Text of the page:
On June 11, 1837, the ship Charlotte Harper set sail from the United States for the West Coast of Africa where a colony had been established by the American Colonization Society for the purpose of resettling former American slaves. The ship carried supplies for the settlements of Bassa Cove and Monrovia in the colony of Liberia, a handful of ACS agents, a couple of teachers, and one eager twenty-four-year-old Methodist Episcopal missionary physician named Sylvanus Goheen.
Looking back on history, we might have some strong opinions about colonization, most of them probably negative. At that time, opinions were mixed. But this farm kid from Pennsylvania, youngest of a large brood, and fresh from medical school, such as it was in the 1830s, didn’t question the nobility of his intention to help carry the light of Christ to the new colony. He did, however, fear he might not make it there at all.
Watching the waving handkerchief of the one brother who, with tears in his eyes, had come to send him off, the image slowly fading from view along with the coastline of the United States, Sylvanus began to envision looming tragedy that would send him to the bottom of the Atlantic. The newspaper headlines his mother would read began to drift through his mind: Storm Sunk Vessel and All Aboard Lost or She Went Down in the Night, Cause Unknown or She Happened in with a Pirate who Murdered All Aboard. I think it’s safe to say he was freaking out a little.
I don’t blame him. I’d have probably been freaking out, too. Sylvanus Goheen was imaginative, charming, and pretty funny. He was also sort of arrogant and sometimes kind of petulant, but we all have our faults and, if I’m being honest, he reminds me a little bit of myself.
That makes sense to me, because he was the younger brother of my grandfather’s great grandfather. I first encountered Sylvanus on the pages of a diary he presented to his sister Ann around the time of his departure for Liberia. This diary, though shorter on details than I’d have liked, turned up beneath the false bottom drawer of a lawyer cabinet among my grandmother’s possessions. That’s where my aunt found it shortly after my grandmother’s death.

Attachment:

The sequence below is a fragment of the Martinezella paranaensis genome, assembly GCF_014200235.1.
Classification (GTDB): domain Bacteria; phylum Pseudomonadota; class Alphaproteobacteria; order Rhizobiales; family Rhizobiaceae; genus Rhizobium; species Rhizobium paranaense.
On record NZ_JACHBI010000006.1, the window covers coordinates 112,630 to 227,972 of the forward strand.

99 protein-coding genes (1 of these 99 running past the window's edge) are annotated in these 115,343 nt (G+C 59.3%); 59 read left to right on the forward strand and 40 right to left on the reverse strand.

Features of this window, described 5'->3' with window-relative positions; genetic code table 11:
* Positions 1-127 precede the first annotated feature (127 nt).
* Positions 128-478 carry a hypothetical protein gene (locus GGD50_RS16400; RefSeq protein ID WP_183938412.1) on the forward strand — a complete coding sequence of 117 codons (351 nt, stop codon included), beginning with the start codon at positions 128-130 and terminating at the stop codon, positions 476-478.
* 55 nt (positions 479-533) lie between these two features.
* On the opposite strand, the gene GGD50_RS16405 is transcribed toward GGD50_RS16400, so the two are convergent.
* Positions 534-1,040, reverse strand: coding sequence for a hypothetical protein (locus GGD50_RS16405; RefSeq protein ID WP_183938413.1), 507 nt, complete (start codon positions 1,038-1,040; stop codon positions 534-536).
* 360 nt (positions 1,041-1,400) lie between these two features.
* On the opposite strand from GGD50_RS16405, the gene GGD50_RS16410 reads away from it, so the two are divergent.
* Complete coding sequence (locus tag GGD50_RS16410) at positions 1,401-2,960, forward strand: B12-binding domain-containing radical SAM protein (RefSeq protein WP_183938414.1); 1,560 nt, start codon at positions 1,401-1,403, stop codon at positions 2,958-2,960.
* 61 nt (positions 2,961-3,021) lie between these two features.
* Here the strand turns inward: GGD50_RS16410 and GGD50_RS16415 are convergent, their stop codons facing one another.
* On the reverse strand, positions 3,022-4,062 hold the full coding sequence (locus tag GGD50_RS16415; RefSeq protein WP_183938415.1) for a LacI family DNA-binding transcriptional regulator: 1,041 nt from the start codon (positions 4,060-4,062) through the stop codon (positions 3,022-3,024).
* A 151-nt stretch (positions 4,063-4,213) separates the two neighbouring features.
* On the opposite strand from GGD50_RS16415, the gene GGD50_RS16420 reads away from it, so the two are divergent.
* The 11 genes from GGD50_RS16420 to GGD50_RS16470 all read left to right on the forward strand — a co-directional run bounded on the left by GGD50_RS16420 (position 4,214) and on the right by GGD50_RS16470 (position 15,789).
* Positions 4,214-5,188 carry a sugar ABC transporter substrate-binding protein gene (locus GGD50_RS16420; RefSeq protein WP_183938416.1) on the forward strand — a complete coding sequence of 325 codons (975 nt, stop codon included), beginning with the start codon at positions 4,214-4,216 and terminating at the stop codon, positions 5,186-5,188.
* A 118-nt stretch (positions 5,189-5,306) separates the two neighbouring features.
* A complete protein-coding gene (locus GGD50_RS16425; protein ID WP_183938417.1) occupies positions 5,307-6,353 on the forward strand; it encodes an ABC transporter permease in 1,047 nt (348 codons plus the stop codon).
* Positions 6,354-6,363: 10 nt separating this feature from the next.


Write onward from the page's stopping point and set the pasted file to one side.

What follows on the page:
Since I’m the writer in the family, she presented it to me and I placed it on the backburner where it simmered for quite a few years while, though I dabbled with it a little, I spent most of my time with mummies, lost manuscripts, and scoundrels. But now finally it’s quite a few years later. It’s also October, which means that if you are in the United States, this is officially Family History Month as declared by Congress in 2001 because, evidently, they had nothing better to do.
It’s the month for interviewing your oldest relatives, for checking out the genealogical tools available at your local library, for sending off for that kit that tells you how closely you’re related to Genghis Kahn, and for searching the false bottom drawers in your heirloom furniture. Because I bet you’ll find interesting people, who did interesting things, and if you can manage to learn about them, you might even discover hints of yourself.
And maybe, if you do a little more research, and a little more than that, and a little more than that until you’ve done quite a lot of research about them, you might someday take them off the backburner and write a book. That’s what I finally did.
My newest novel White Man’s Graveyard will be released in just a few weeks. In its pages, you’ll get to meet Sylvanus, his sister Annie, a dog named Hector, an orangutan named Jenny, and a whole lot of other characters, many of whom come from my own family’s past, and a few of whom come from my head. You’ll also get to explore a controversial piece of not always well remembered American and Liberian history.
And you’ll discover whether or not Sylvanus was murdered by a pirate.